Bringing Dying Back Home? : Northern Finns’ End-of-Life Preparations, Concerns and Care Preferences and Finnish Care Policy’s Emphasis on Care at Home

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Outila , M , Seppänen , V M , Lantela , P & Vasari , P 2019 , Bringing Dying Back Home? Northern Finns’ End-of-Life Preparations, Concerns and Care Preferences and Finnish Care Policy’s Emphasis on Care at Home . in P Naskali , J R Harbison & S Begum (eds) , New Challenges to Ageing in the Rural North : A Critical Interdisciplinary Perspective . International Perspectives on Aging , vol. 22 , Springer , Cham , pp. 103-122 . https://doi.org/10.1007/978-3-030-20603-1_7

Title: Bringing Dying Back Home? : Northern Finns’ End-of-Life Preparations, Concerns and Care Preferences and Finnish Care Policy’s Emphasis on Care at Home
Author: Outila, Marjo; Seppänen, Varpu Marjaana; Lantela, Pilvikki; Vasari, Pekka
Editor: Naskali, Päivi; Harbison, Joan R.; Begum, Shahnaj
Contributor: University of Helsinki, Social Work
Publisher: Springer
Date: 2019
Language: eng
Number of pages: 20
Belongs to series: New Challenges to Ageing in the Rural North A Critical Interdisciplinary Perspective
Belongs to series: International Perspectives on Aging
ISBN: 978-3-030-20602-4
978-3-030-20603-1
URI: http://hdl.handle.net/10138/333705
Abstract: In recent years, Finnish care policy has emphasised that older people should remain at home for as long as possible. Since the final stages of life and death will theoretically happen more often in the home, it is important to identify people’s experiences and needs regarding end-of-life care and dying. The aim of this article is to provide knowledge on these questions from the perspective of the Northern Finnish people (N = 294). Statistical analysis was used with data gathered from a survey of a random sample. People’s wishes for their end-of-life place and carers and their end-of-life plans and concerns, are analysed as part of a social and cultural construction of dying and end-of-life care. The results show that people do have end-of-life concerns and that they consider end-of-life planning important but that few preparations are actually made. In many instances, home is regarded as the best place for end-of-life care and dying, but care institutions are also regarded positively. Reliance on professional care is very strong, even though people hope to receive care from family members as well. The results are discussed in the light of Finnish care policy and end-of-life culture.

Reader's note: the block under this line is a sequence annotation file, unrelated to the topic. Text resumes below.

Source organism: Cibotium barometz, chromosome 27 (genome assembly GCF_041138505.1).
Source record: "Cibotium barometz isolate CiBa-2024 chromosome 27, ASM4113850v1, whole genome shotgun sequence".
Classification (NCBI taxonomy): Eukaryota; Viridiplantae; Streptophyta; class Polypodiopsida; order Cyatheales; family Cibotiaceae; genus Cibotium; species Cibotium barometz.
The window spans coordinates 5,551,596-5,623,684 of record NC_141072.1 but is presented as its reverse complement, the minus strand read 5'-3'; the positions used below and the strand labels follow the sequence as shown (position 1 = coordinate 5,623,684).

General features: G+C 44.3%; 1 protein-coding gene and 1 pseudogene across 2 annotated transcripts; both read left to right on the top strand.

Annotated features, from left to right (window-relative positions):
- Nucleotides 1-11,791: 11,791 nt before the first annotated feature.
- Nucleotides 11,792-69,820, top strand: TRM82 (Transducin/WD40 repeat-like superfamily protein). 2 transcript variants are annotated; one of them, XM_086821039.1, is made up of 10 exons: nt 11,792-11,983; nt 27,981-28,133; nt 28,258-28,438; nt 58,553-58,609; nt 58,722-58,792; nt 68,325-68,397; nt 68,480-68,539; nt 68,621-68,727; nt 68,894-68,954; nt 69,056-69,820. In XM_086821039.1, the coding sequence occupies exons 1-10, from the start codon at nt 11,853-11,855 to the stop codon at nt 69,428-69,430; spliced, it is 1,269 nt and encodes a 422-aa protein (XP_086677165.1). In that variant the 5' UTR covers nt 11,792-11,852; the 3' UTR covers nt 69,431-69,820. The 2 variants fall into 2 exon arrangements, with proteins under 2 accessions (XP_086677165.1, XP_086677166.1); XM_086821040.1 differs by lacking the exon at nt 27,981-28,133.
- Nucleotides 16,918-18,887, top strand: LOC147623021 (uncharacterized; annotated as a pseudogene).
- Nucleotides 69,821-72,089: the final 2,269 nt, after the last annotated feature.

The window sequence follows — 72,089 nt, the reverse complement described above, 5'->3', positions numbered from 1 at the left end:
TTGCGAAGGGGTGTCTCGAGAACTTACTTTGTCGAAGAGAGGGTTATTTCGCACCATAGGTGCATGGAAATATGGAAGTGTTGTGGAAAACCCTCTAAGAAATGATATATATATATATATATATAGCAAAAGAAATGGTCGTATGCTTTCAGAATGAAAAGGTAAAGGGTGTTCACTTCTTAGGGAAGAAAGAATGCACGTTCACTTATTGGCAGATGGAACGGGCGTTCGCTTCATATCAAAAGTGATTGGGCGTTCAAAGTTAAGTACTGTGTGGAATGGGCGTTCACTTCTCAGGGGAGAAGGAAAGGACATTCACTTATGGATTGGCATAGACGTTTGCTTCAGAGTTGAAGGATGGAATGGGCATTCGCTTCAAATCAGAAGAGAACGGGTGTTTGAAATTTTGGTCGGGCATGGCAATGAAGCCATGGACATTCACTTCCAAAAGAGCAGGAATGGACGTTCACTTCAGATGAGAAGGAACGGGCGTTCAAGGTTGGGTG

Subject: 5145 Social work
advance care planning
end-of-life care
dying
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